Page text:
When we want to pronounce a word, it’s usually pretty straightforward. As long as it isn’t one of those longwinded scientific or technical terms, we either already know how to say the word or we can figure it out pretty easily by using the standard rules of American English.

But in situations where accuracy and every second count — as is the case with the military and first responders — the phonetic alphabet is often employed for the sake of clarity. I can still recall the NATO version of the phonetic alphabet from my days in the Army Signal Corps years ago. You know: using the words alpha, bravo, Charlie, delta, etc. to reference the letters A, B, C, D, etc.

Back then we communicated with our neighboring microwave sites by yelling into the radio the name of the town we wanted to raise and hoping that the person on duty in that town was awake. We then identified the circuit that we were having trouble with — they had catchy names such as “eight hotel tango Romeo” and “bravo zero zero four” — and tracked down and rectified the issue.

Once our problem was solved, we would exchange our initials as verification. Going by the book, I always gave my initials using the words “Juliet whisky,” but that didn’t stop some creative people on the other end from calling me everything from “jealous wife” to “juicy worm.” My favorite though was “John Wayne.”

Recently I heard from a reader who wanted to share an interesting phonetic spelling technique he sometimes uses, one that doesn’t exactly enhance clarity, but definitely serves to lighten the mood a little.

Local reader Joel Goodman, who gave me permission to use his name, told me that when he’s asked to spell his name over the phone, he sometimes spells it using words that start with silent letters, putting a devilish twist on the process. For example, he says “G as in gnome, O as in Oedipus, O as in Oedipus, D as in Dnieper (a German river pronounced ‘nye-ee-per’), M as in mnemonic” and so on.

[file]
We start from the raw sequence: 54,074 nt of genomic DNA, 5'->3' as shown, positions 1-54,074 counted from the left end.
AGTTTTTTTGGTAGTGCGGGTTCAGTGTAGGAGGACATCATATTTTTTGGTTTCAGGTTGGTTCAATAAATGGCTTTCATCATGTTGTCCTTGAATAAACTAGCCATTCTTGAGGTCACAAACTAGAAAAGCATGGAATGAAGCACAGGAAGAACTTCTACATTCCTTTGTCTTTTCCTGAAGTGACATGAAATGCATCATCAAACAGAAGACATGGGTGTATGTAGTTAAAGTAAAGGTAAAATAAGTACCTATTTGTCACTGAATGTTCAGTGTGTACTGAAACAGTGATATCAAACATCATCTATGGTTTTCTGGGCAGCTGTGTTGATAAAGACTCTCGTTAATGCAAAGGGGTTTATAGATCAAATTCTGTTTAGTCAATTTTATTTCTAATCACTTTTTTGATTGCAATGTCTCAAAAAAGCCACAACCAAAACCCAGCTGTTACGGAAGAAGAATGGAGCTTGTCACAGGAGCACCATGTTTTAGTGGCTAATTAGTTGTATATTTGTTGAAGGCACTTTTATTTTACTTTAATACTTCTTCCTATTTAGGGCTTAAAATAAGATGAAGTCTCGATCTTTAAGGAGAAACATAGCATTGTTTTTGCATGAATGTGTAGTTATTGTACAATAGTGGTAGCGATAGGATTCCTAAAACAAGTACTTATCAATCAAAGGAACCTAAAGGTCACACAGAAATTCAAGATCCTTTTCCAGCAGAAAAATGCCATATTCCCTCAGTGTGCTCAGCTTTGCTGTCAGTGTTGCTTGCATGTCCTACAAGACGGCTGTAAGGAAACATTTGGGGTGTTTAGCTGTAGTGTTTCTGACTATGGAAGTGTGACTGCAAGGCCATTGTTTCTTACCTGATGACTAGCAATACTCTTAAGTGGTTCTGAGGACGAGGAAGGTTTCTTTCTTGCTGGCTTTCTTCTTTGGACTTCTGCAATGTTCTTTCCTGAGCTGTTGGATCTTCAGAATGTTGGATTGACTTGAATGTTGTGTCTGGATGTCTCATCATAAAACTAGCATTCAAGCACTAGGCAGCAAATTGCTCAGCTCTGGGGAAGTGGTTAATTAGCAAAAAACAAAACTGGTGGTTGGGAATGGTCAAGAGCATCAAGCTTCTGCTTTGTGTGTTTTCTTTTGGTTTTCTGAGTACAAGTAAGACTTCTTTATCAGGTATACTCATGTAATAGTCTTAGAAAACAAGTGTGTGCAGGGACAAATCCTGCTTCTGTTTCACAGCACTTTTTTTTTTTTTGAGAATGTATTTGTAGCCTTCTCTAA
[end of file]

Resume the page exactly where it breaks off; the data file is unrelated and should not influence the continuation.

Curious, he asked me if I knew what something like this would be called. I didn’t, so I did what any normal person would do, I Googled it, thinking that I’d end up with a term such as “un-phonetic” or maybe “nonphonetic.”

Nope. All I found was some guy who said that “The correct term for ‘silent letters’ is ‘silent letters.'” He went on to explain that “Letters are part of an orthographic system, while phonetics is part of speech.” At that point I again did what any normal person would do, I gave up. And I again returned to thinking about all the accuracy and clarity that come from using the phonetic alphabet.

In fact, I’m not ashamed to admit that I’m so enamored with it I’ve even collected some phonetic alphabet trivia: The two dances mentioned in the alphabet are foxtrot and tango, and the two Shakespearean characters are Romeo and Juliet.

Oh, and by the way, the word for “n” is “November,” not “Nancy.” I guess that when it comes to the phonetic alphabet, I’m still a stickler.

(In case you’re wondering, the way I remember the phonetic alphabet is: alpha, bravo, Charlie, delta, echo, foxtrot, golf, hotel, India, Juliet, kilo, Lima, Mike, November, Oscar, papa, Quebec, Romeo, sierra, tango, uniform, victor, whisky, X-ray, Yankee, Zulu.)

Over and out.

Jim Witherell of Lewiston is a writer and lover of words whose work includes “L.L. Bean: The Man and His Company” and “Ed Muskie: Made in Maine.”

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